Modular table pivots to turn from work desk to dining table to social space

The past years’ new work-from-home arrangements made people realize how limited their options are when it comes to setting up a dedicated working space. This problem, however, isn’t new to those occupying smaller places, like just renting a room or living in single-person households. More often than not, the same table they use for eating is one they’d use for doing other kinds of work or vice versa. It’s terribly easy to make that happen by keeping the table’s surface clean, but it doesn’t leave much room for flexibility, much less for aesthetics. This table design concept turns this multi-purpose setup into something like a puzzle game, where pieces fit into different places, depending on what you want to use the furniture for.

Designer: Hyun Ju Ko

Modular desks and expanding tables are nothing new, but they have become even more popular as people try to rethink their use of one of the most common pieces of furniture in homes. Ideally, you would have different places for work and eating, but that’s a luxury not everyone can afford when floor space is at a premium. That doesn’t mean, however, that you can’t have distinct modes using the same table, and the FTP design concept does exactly that by making you turn just one part to go from working to eating or maybe both.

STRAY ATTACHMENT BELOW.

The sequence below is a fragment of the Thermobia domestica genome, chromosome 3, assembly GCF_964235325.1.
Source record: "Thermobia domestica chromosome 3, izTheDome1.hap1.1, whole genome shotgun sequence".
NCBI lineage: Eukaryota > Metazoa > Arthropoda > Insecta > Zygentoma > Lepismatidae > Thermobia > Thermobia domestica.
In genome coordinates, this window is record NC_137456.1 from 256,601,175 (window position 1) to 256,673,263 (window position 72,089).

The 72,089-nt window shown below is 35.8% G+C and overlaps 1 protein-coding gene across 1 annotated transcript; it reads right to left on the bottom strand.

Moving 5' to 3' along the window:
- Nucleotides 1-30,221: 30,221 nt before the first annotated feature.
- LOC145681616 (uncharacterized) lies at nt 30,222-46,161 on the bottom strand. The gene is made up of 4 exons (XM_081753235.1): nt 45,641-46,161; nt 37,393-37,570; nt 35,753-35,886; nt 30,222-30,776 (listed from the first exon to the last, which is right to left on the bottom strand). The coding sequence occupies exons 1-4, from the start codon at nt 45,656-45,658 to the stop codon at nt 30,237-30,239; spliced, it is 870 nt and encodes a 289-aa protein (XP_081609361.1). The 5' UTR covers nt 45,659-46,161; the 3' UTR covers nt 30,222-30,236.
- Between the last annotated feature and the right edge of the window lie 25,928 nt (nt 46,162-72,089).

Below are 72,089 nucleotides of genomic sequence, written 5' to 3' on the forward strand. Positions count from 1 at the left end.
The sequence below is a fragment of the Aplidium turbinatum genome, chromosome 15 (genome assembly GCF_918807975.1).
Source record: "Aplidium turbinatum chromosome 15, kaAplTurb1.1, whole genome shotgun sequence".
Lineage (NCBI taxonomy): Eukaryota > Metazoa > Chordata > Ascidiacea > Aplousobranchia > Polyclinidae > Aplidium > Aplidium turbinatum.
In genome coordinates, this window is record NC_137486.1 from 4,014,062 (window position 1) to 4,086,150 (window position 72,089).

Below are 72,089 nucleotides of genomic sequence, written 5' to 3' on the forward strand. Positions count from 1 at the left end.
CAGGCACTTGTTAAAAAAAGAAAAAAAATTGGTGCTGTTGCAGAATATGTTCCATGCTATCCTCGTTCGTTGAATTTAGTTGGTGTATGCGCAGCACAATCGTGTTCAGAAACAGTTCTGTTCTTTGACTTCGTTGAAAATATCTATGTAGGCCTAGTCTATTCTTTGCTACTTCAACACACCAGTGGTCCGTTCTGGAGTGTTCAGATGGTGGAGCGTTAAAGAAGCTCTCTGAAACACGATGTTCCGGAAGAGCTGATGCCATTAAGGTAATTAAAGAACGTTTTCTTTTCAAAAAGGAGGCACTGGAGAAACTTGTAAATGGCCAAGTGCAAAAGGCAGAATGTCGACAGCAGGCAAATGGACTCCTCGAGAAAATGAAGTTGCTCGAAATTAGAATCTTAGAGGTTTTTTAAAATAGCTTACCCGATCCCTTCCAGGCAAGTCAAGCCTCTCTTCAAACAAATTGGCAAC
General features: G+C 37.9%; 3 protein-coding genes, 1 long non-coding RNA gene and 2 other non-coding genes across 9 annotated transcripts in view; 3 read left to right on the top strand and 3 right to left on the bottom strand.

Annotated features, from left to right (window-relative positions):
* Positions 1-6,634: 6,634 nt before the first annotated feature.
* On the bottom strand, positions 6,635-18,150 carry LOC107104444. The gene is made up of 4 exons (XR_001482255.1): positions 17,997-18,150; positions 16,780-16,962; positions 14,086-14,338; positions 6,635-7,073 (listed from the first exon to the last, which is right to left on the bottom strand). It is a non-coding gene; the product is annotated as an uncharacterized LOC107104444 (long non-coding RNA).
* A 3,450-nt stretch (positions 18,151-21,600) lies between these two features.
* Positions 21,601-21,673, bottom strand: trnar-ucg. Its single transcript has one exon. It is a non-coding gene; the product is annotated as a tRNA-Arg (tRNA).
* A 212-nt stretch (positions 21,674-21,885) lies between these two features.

Short for “Finding Turn Point,” the FTP table looks like a regular rectangular piece of furniture, except for a half-circle that seems embedded in its top. That orange circle isn’t just visually distinct from the rest of the black table, it is actually a separate part that can be moved around and away from the rest of the table. Moving this shape around and changing its position becomes both a symbol and a ritual that can help your mind shift to a different kind of activity, whichever one you decide to associate with its position.

For example, you can use the table either as a desk or a dining table when the half-circle is flushed perfectly because you might want to have access to a whole and unbroken surface. Turn it to the left or right, and you can have something like an equivalent of a corner desk, where you can place different, unrelated materials on different sides. You can also pull out that part of the table and put it against any edge, extending the table’s reach for another person to join you at work or for meals.


Of course, you aren’t exactly getting more table space, just moving things around to accommodate different activities and tools, from laptops to tableware. In the absence of separate tables for different purposes, the modular and shape-changing design can be a good cue to help your mind changes modes as well, setting up invisible yet palpable boundaries between work and personal life without losing precious floor space to another piece of furniture.